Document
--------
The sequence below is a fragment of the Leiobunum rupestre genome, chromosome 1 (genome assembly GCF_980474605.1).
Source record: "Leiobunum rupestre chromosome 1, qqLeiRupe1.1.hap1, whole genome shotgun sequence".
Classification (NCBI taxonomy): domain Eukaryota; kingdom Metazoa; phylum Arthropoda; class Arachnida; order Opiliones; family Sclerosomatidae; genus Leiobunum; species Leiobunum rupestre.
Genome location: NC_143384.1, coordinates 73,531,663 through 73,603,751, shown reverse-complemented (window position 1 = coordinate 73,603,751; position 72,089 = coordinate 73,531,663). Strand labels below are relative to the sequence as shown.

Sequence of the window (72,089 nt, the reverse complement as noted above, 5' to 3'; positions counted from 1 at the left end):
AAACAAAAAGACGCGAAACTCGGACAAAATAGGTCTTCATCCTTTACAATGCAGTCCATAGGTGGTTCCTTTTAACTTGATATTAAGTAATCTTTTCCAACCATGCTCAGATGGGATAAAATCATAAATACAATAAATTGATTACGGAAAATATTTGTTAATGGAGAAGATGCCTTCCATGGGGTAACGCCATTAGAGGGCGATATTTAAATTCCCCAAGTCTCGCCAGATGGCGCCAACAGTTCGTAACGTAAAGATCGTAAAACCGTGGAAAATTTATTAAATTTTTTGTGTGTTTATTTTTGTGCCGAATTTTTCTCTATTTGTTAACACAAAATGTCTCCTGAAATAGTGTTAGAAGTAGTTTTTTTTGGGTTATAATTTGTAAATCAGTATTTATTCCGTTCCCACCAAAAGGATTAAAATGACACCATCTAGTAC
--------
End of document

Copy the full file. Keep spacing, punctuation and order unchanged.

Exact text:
The sequence below is a fragment of the Leiobunum rupestre genome, chromosome 1 (genome assembly GCF_980474605.1).
Source record: "Leiobunum rupestre chromosome 1, qqLeiRupe1.1.hap1, whole genome shotgun sequence".
Classification (NCBI taxonomy): domain Eukaryota; kingdom Metazoa; phylum Arthropoda; class Arachnida; order Opiliones; family Sclerosomatidae; genus Leiobunum; species Leiobunum rupestre.
Genome location: NC_143384.1, coordinates 73,531,663 through 73,603,751, shown reverse-complemented (window position 1 = coordinate 73,603,751; position 72,089 = coordinate 73,531,663). Strand labels below are relative to the sequence as shown.

Sequence of the window (72,089 nt, the reverse complement as noted above, 5' to 3'; positions counted from 1 at the left end):
AAACAAAAAGACGCGAAACTCGGACAAAATAGGTCTTCATCCTTTACAATGCAGTCCATAGGTGGTTCCTTTTAACTTGATATTAAGTAATCTTTTCCAACCATGCTCAGATGGGATAAAATCATAAATACAATAAATTGATTACGGAAAATATTTGTTAATGGAGAAGATGCCTTCCATGGGGTAACGCCATTAGAGGGCGATATTTAAATTCCCCAAGTCTCGCCAGATGGCGCCAACAGTTCGTAACGTAAAGATCGTAAAACCGTGGAAAATTTATTAAATTTTTTGTGTGTTTATTTTTGTGCCGAATTTTTCTCTATTTGTTAACACAAAATGTCTCCTGAAATAGTGTTAGAAGTAGTTTTTTTTGGGTTATAATTTGTAAATCAGTATTTATTCCGTTCCCACCAAAAGGATTAAAATGACACCATCTAGTAC